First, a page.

On Windows 7, Direct3D 10 improvements enable an application that is running on a server to render content remotely on a networked client with optimal performance and quality. By using Direct3D 10.1 remote rendering, applications can optimize rendering performance in terms of frames per second, network bandwidth usage, and scalable visual displays on the remote client.
On Windows Vista, Terminal Server remoting protocols support the transfer of bitmaps that contain display data for generic Direct3D applications and GDI primitives for GDI applications. Although an application that transfers bitmaps can remotely render by using any API, its performance is severely limited and the rendering quality cannot satisfy the Direct3D user scenarios that current graphics hardware supports.
Windows 7 supports these scenarios with significantly better performance and rendering quality. Direct3D 10.1 applications that are running on the server can issue commands to be executed remotely on rich clients and can use Direct3D 10.1 hardware acceleration on the client GPU.
Unlike the traditional bitmap remote display, Direct3D 10.1 remote rendering does not require any server graphics hardware. Application developers can optimize the display experience for varying network bandwidths and rich client machine capabilities. These benefits also apply to the Direct2D API, which is based on Direct3D 10.
As such, Microsoft is encouraging system manufacturers to adopt DirectX 10 or higher GPUs, which support these Windows 7 features. Applications that update large amounts of content by using limited API commands and resources consume much less network bandwidth, and thus result in better user experience when multiple clients are connected to the server. In addition, the server’s GPU capacity is not a bottleneck for multiple client connections because the client machines perform the graphics processing.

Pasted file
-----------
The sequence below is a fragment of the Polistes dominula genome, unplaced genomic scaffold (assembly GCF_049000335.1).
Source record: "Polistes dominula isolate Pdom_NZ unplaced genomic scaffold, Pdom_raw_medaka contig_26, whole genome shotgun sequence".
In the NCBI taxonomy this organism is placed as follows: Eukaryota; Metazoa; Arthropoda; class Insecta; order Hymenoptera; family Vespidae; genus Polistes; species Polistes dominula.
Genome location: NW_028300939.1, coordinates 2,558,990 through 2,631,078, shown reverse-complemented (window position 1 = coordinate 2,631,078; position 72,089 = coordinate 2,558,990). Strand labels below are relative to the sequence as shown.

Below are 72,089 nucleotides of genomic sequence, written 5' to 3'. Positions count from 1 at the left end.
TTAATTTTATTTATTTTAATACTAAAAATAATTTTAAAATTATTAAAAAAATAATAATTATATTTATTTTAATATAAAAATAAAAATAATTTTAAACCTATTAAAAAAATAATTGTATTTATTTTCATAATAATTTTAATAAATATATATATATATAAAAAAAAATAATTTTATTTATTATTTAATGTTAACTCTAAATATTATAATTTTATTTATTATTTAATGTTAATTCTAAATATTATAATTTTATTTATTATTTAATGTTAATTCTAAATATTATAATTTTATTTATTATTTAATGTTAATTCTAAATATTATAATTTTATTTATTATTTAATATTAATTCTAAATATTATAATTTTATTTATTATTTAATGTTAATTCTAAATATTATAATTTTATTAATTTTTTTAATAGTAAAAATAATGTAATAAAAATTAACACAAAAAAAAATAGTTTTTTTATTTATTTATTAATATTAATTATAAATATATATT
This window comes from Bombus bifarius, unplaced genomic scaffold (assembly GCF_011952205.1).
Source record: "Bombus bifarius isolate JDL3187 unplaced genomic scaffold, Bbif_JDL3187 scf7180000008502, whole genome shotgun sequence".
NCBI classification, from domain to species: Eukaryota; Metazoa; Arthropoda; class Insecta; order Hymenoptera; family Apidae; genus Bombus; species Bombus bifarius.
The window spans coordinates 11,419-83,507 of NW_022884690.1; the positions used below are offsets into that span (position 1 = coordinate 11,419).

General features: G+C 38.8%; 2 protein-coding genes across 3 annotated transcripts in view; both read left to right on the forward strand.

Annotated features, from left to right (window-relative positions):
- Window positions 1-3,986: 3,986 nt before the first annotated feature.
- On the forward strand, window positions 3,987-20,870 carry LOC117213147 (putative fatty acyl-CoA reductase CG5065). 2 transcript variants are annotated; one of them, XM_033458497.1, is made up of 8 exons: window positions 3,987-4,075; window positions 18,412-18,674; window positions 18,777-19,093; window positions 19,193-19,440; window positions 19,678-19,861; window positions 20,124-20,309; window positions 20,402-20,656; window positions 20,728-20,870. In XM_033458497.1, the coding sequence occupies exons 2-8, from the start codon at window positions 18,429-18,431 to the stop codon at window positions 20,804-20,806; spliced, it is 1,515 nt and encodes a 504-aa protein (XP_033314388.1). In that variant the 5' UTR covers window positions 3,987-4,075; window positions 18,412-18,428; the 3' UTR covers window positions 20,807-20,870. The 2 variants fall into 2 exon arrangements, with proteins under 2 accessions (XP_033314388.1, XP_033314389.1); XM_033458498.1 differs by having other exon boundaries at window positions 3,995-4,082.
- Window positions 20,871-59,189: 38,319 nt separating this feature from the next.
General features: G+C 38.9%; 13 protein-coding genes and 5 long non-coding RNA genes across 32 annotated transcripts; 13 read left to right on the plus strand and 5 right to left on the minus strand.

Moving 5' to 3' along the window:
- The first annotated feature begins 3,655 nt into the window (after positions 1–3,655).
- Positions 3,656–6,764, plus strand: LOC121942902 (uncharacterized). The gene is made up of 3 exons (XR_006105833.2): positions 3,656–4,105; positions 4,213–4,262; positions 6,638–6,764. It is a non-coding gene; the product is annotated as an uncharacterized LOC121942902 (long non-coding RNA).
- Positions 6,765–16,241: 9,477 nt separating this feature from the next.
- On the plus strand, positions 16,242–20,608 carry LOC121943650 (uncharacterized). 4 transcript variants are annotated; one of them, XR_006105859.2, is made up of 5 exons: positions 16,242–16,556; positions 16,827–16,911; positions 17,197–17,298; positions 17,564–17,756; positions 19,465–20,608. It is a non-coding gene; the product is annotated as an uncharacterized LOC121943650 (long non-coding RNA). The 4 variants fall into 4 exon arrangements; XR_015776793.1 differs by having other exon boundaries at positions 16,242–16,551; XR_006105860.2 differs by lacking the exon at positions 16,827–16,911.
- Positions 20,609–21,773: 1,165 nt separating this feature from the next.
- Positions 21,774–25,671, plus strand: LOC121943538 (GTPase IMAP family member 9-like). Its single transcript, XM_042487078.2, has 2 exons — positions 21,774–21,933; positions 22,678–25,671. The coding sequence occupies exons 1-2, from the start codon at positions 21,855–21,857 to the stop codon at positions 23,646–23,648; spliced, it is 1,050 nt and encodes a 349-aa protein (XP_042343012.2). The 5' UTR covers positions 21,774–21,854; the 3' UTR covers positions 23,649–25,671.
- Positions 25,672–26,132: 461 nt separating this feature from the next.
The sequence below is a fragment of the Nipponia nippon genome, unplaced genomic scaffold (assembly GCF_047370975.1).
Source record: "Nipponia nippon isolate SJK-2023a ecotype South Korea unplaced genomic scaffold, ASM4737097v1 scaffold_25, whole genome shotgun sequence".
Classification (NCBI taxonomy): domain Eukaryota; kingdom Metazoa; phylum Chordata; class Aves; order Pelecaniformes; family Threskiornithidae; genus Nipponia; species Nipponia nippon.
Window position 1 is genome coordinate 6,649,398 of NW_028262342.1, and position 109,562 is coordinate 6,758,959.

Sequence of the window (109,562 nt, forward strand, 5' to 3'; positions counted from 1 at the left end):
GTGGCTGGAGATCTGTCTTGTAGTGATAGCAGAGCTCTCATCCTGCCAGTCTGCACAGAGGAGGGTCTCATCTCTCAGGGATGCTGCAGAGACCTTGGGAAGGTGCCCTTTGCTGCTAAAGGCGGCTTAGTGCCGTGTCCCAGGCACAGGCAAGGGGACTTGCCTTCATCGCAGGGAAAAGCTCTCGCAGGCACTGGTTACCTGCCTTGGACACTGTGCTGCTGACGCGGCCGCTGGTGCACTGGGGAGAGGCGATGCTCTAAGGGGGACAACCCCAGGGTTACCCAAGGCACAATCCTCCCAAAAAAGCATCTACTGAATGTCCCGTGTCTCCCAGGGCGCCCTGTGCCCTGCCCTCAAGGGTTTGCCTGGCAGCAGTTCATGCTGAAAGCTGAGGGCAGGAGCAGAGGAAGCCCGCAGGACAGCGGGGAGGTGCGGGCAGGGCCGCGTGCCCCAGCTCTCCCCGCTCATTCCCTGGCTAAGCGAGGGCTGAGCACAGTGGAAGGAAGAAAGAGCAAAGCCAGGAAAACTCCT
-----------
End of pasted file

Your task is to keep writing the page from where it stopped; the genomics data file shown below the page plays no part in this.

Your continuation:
Windows 7 also introduces the Direct2D API which enables applications to render 2D graphics with better performance and quality than GDI or GDI+. Direct2D is a new user-mode library that is based on the Direct3D 10.1 API, and it interoperates easily with other Windows technologies, including the Windows Imaging Component (WIC), Direct3D 10, and the Windows Color System (WCS).
As shown in the figure on the right, the Direct2D API is layered over the Direct3D 10 API and the DirectX Graphics Infrastructure (DXGI). These components enable Direct2D applications to run on Direct3D 10 hardware directly or on Direct3D 9 hardware by using the Direct3D 10-level-9 driver.
To achieve the best performance, Direct2D requires a WDDM v 1.1 driver. Such drivers support DirectX 10 hardware and the blue-green-red-alpha (BGRA) color format. If a WDDM v1.1 driver is not available, Direct2D uses Direct3D 10-Level-9.
Direct2D is built using the Direct3D 10.1 API, which supports hardware-accelerated rendering on DirectX 10 GPUs. On Direct3D 9 hardware, Direct2D uses Direct3D 10-level-9 rendering to achieve hardware acceleration. This combination provides excellent performance on the graphics hardware on most Windows PCs.
Direct2D includes a high-performance software rasterizer for use when hardware acceleration is either not possible or not required. Applications that use Direct2D instead of GDI+ to render in software perform much better with similar visual quality.
Applications that render content by using Direct2D can display the content remotely by using the Remote Desktop Protocol infrastructure in Windows 7. Developers can select whether to render remotely in the GPU on the client computer or locally and then transmit the content as bitmaps. This choice can be made based on required fill-rate and primitive count characteristics of the content being rendered. If the display computer is running a version of Windows earlier than Windows 7, Direct2D performs remote display rendering by transmitting bitmaps over the network.
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